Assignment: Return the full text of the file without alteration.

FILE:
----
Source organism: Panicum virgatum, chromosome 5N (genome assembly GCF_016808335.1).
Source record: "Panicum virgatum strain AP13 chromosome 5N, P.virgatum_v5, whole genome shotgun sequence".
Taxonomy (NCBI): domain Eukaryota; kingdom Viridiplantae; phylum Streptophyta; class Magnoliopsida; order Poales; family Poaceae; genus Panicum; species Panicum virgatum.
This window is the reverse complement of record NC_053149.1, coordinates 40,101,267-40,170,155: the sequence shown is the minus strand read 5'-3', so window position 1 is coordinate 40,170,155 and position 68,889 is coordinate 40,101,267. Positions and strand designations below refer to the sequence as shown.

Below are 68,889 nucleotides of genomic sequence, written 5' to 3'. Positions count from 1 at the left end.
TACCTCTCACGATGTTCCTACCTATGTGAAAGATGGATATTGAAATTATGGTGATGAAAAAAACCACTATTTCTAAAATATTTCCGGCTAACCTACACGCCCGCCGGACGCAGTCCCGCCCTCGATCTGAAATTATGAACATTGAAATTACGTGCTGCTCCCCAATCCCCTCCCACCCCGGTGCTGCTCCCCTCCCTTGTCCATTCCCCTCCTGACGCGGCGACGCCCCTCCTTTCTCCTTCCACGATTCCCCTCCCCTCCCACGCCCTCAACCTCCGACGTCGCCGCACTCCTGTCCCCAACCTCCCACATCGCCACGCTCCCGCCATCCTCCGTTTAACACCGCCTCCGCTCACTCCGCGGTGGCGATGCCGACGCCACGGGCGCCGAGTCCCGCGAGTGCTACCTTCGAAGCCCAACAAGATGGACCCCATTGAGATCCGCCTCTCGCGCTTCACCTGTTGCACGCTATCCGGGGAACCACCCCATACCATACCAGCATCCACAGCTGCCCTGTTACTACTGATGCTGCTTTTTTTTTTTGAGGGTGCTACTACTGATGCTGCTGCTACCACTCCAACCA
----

Source organism: Panicum virgatum, chromosome 5N (genome assembly GCF_016808335.1).
Source record: "Panicum virgatum strain AP13 chromosome 5N, P.virgatum_v5, whole genome shotgun sequence".
Taxonomy (NCBI): domain Eukaryota; kingdom Viridiplantae; phylum Streptophyta; class Magnoliopsida; order Poales; family Poaceae; genus Panicum; species Panicum virgatum.
This window is the reverse complement of record NC_053149.1, coordinates 40,101,267-40,170,155: the sequence shown is the minus strand read 5'-3', so window position 1 is coordinate 40,170,155 and position 68,889 is coordinate 40,101,267. Positions and strand designations below refer to the sequence as shown.

Below are 68,889 nucleotides of genomic sequence, written 5' to 3'. Positions count from 1 at the left end.
TACCTCTCACGATGTTCCTACCTATGTGAAAGATGGATATTGAAATTATGGTGATGAAAAAAACCACTATTTCTAAAATATTTCCGGCTAACCTACACGCCCGCCGGACGCAGTCCCGCCCTCGATCTGAAATTATGAACATTGAAATTACGTGCTGCTCCCCAATCCCCTCCCACCCCGGTGCTGCTCCCCTCCCTTGTCCATTCCCCTCCTGACGCGGCGACGCCCCTCCTTTCTCCTTCCACGATTCCCCTCCCCTCCCACGCCCTCAACCTCCGACGTCGCCGCACTCCTGTCCCCAACCTCCCACATCGCCACGCTCCCGCCATCCTCCGTTTAACACCGCCTCCGCTCACTCCGCGGTGGCGATGCCGACGCCACGGGCGCCGAGTCCCGCGAGTGCTACCTTCGAAGCCCAACAAGATGGACCCCATTGAGATCCGCCTCTCGCGCTTCACCTGTTGCACGCTATCCGGGGAACCACCCCATACCATACCAGCATCCACAGCTGCCCTGTTACTACTGATGCTGCTTTTTTTTTTTGAGGGTGCTACTACTGATGCTGCTGCTACCACTCCAACCA